“It seems, all that mechanical utilitarian world should have only one aim – give people time to live their primary life – making Art “as is", restricting the sensation of hunger in favour of a feeling for Art."
Kazymyr Malevych, “Suprematism", 1927
Volodymyr Kostyrko famously pays a lot of attention to the old masters. In the new series Trans-Square he paints Kazymyr Malevych's Black Square on top of the Vitruvian Man (lat. homo quadratus) of Da Vinci. Primaeval ideas of morally stable human being, Adam with four sturdy letters in his name and the breadth of outstretched arms equal to his height, images of microcosm in a man of macroworld – they all end up under the layer of black paint, leaving but a square – trans-square.
The transition to modern society which represents the ideals of the Renaissance and the place of an artist in this society, these are the main issues of the exhibition, marked by the gesture of Malevych: a refusal backed by a declaration left camouflaging, which is a demonstration on its own. Same as before, on Kostyrko's canvases (Rococo's not Dead series, etc.) the image of Renaissance is a Rococo wig which feels natural both surrounded by idyllic embroidery and in a hand that pulls this wig off from the cut-off head. Povstanecj is the work where a wig becomes the mask for the first time, a necessary attribute for a protest. This again is the motion very similar to Malevych's experiments as described by Jean-Claude Marcadé, “Overall, it is typical for Malevych to use the language of camouflaging which contains information without ever pronouncing it. This applies to his language in texts (about realism, economics, and God) and on canvas."  He goes on, “…what was a beard in 1912, turns into a muzzle in the late 1920s to shut the character up whilst depicting a quasi-idyllic scene with people on a field, as if they're long gone".  The wig isn't the only inversion of the series to echo Malevych. Kostyrko hangs a monochrome canvas free from artistic trails around the walls of gallery. He hides religious images on the reverse (not by painting but by turning over), and Suprematist canvases become flags of anarchist resistance where abstract figures are widespread heraldic symbols. Trans-Square is a prompt warning: the foundations on which the modern society stands are not strong enough yet, they require future struggles to be accepted. This is the challenge people have for the government – interests of society before interests of a bunch of businessmen. The struggle in which the Declaration of Artist's Rights is the right to life and death, the right not to be threatened by the state and to have “workshop and home untouched". In which person's free time shouldn't only have to be liberated, taken back from the state but also taken up after such a liberation. Heroes of this struggle are those who fight demodernisation: feminists in Rococo wigs, “accidental hero" with a punk mohawk, a revolutionary without an eye.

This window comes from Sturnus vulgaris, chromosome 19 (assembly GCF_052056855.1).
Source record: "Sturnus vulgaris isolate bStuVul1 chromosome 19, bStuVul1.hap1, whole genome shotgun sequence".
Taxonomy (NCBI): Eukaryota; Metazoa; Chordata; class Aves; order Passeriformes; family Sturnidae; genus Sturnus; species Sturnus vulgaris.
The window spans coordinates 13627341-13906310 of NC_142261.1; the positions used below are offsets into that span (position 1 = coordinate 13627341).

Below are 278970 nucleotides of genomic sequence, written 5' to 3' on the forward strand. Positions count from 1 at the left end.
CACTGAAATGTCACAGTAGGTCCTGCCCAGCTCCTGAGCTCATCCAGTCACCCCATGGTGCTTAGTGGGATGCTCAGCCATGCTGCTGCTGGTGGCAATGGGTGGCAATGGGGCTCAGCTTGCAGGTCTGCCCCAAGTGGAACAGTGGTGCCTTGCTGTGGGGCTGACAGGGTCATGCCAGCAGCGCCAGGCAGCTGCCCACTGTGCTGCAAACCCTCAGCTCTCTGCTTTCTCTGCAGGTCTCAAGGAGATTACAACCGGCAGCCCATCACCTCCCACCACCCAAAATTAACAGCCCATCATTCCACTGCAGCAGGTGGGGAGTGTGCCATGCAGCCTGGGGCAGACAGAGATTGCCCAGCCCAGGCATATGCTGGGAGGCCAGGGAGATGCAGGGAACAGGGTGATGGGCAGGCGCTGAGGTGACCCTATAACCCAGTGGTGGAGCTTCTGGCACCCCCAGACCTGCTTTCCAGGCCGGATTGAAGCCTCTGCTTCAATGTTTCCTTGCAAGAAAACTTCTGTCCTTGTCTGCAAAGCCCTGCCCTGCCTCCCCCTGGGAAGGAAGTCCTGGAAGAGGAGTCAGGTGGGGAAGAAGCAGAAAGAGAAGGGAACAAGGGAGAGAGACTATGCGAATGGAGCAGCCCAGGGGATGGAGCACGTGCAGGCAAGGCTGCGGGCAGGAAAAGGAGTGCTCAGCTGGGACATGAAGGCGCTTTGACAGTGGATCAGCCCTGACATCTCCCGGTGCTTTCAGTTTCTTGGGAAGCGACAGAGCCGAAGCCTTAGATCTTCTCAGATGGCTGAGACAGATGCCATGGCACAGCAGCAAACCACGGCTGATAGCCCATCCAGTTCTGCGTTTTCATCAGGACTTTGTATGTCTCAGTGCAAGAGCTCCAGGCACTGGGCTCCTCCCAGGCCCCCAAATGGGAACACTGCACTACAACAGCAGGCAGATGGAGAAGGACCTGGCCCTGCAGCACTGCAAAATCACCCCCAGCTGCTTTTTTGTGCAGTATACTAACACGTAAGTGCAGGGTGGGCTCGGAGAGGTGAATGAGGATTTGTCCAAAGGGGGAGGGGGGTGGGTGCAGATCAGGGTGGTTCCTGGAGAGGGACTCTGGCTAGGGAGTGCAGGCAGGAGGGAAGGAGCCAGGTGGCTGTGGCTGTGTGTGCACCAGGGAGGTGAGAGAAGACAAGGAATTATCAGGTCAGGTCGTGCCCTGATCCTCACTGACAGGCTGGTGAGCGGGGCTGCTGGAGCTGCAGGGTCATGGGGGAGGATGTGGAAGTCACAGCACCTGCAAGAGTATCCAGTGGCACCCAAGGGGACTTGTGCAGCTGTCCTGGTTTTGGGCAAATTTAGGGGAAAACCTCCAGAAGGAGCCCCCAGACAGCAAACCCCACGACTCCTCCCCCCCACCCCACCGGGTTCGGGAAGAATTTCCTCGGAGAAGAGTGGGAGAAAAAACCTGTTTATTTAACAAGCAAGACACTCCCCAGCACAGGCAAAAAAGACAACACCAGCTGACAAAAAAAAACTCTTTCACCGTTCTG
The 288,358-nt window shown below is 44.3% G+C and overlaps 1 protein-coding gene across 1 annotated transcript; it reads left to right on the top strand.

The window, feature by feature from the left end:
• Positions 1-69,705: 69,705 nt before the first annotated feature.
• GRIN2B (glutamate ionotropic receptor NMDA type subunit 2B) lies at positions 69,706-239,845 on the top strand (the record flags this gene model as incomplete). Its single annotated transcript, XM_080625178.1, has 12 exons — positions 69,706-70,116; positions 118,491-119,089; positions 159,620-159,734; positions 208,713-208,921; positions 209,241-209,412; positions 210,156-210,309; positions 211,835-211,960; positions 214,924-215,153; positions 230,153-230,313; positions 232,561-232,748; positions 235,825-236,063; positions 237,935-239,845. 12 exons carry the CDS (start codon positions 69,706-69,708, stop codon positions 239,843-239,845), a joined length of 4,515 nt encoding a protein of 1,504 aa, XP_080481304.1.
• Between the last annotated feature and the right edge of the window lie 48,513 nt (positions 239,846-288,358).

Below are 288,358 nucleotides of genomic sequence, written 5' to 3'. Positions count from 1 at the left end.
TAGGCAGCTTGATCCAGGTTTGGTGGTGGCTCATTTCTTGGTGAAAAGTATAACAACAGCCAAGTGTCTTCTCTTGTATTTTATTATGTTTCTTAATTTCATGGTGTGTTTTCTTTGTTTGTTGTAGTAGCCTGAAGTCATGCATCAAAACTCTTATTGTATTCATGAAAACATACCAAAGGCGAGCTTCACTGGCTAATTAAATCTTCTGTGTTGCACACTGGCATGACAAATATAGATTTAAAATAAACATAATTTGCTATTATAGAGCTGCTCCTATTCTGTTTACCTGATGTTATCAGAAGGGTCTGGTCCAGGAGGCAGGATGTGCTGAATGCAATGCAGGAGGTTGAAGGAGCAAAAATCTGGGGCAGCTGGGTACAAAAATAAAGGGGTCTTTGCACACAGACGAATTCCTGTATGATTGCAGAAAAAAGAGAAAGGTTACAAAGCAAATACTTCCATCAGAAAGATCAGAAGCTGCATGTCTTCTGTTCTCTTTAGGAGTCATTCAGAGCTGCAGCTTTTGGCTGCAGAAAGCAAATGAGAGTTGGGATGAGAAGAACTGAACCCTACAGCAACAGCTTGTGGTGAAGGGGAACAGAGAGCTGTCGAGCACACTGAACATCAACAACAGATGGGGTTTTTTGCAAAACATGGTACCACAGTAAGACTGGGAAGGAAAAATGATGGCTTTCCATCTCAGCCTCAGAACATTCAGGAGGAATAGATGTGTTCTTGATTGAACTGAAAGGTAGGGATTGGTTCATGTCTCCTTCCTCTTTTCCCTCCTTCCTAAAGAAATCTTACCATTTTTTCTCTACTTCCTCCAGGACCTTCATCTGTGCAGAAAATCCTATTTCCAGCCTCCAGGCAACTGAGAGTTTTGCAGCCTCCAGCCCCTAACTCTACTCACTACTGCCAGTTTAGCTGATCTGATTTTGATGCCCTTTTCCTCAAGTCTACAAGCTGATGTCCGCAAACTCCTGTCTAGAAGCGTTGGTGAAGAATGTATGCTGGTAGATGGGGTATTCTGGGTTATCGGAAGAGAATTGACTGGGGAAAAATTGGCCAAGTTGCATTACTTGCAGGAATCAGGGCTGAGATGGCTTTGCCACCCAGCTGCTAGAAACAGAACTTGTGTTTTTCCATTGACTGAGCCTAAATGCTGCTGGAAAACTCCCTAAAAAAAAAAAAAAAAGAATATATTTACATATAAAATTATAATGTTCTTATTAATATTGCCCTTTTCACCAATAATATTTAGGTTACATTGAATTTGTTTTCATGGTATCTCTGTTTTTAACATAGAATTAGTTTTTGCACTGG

In the end, thoughts about protests and pillars make one come up with a simple but compelling metaphor of an airport, a place with numerous runways which have been placed on one territory, yet they create an opportunity for wider communications – with the capacity to receive and send out. These territories become necessary means of existence in our time in social and cultural plains, but when one wants to name a structure like that, all the challenges of modern life become apparent. That's how one gets Hetman Mazepa whilst waiting for Malevych.
1. Marcadé, Jean-Claude. “Malevich: Return to the Image", Almanac #3, p. 28